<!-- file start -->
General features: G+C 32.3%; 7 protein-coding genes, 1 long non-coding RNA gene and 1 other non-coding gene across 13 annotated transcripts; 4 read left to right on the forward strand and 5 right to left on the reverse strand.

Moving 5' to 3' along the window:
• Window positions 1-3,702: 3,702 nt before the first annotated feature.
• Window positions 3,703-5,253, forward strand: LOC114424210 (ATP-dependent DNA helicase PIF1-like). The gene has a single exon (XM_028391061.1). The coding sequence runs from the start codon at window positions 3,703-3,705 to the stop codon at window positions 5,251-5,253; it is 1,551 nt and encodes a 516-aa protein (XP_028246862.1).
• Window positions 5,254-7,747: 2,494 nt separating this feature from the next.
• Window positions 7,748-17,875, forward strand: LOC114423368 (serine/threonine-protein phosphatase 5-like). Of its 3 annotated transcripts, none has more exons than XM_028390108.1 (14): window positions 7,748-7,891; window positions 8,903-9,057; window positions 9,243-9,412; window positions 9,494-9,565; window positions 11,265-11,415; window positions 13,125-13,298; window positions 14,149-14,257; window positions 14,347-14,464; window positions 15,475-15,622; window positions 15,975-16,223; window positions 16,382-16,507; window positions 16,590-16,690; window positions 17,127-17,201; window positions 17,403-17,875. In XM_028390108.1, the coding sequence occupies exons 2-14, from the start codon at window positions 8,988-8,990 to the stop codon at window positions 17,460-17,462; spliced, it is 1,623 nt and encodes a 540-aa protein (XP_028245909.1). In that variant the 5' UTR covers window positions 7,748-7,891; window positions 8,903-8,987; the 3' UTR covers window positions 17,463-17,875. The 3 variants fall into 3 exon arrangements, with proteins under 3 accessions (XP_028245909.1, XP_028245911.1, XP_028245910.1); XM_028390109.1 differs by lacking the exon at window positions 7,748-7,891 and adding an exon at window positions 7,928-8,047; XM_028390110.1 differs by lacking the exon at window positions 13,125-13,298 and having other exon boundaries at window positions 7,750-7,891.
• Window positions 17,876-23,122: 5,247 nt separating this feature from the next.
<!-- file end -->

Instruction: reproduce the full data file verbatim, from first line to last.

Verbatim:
General features: G+C 32.3%; 7 protein-coding genes, 1 long non-coding RNA gene and 1 other non-coding gene across 13 annotated transcripts; 4 read left to right on the forward strand and 5 right to left on the reverse strand.

Moving 5' to 3' along the window:
• Window positions 1-3,702: 3,702 nt before the first annotated feature.
• Window positions 3,703-5,253, forward strand: LOC114424210 (ATP-dependent DNA helicase PIF1-like). The gene has a single exon (XM_028391061.1). The coding sequence runs from the start codon at window positions 3,703-3,705 to the stop codon at window positions 5,251-5,253; it is 1,551 nt and encodes a 516-aa protein (XP_028246862.1).
• Window positions 5,254-7,747: 2,494 nt separating this feature from the next.
• Window positions 7,748-17,875, forward strand: LOC114423368 (serine/threonine-protein phosphatase 5-like). Of its 3 annotated transcripts, none has more exons than XM_028390108.1 (14): window positions 7,748-7,891; window positions 8,903-9,057; window positions 9,243-9,412; window positions 9,494-9,565; window positions 11,265-11,415; window positions 13,125-13,298; window positions 14,149-14,257; window positions 14,347-14,464; window positions 15,475-15,622; window positions 15,975-16,223; window positions 16,382-16,507; window positions 16,590-16,690; window positions 17,127-17,201; window positions 17,403-17,875. In XM_028390108.1, the coding sequence occupies exons 2-14, from the start codon at window positions 8,988-8,990 to the stop codon at window positions 17,460-17,462; spliced, it is 1,623 nt and encodes a 540-aa protein (XP_028245909.1). In that variant the 5' UTR covers window positions 7,748-7,891; window positions 8,903-8,987; the 3' UTR covers window positions 17,463-17,875. The 3 variants fall into 3 exon arrangements, with proteins under 3 accessions (XP_028245909.1, XP_028245911.1, XP_028245910.1); XM_028390109.1 differs by lacking the exon at window positions 7,748-7,891 and adding an exon at window positions 7,928-8,047; XM_028390110.1 differs by lacking the exon at window positions 13,125-13,298 and having other exon boundaries at window positions 7,750-7,891.
• Window positions 17,876-23,122: 5,247 nt separating this feature from the next.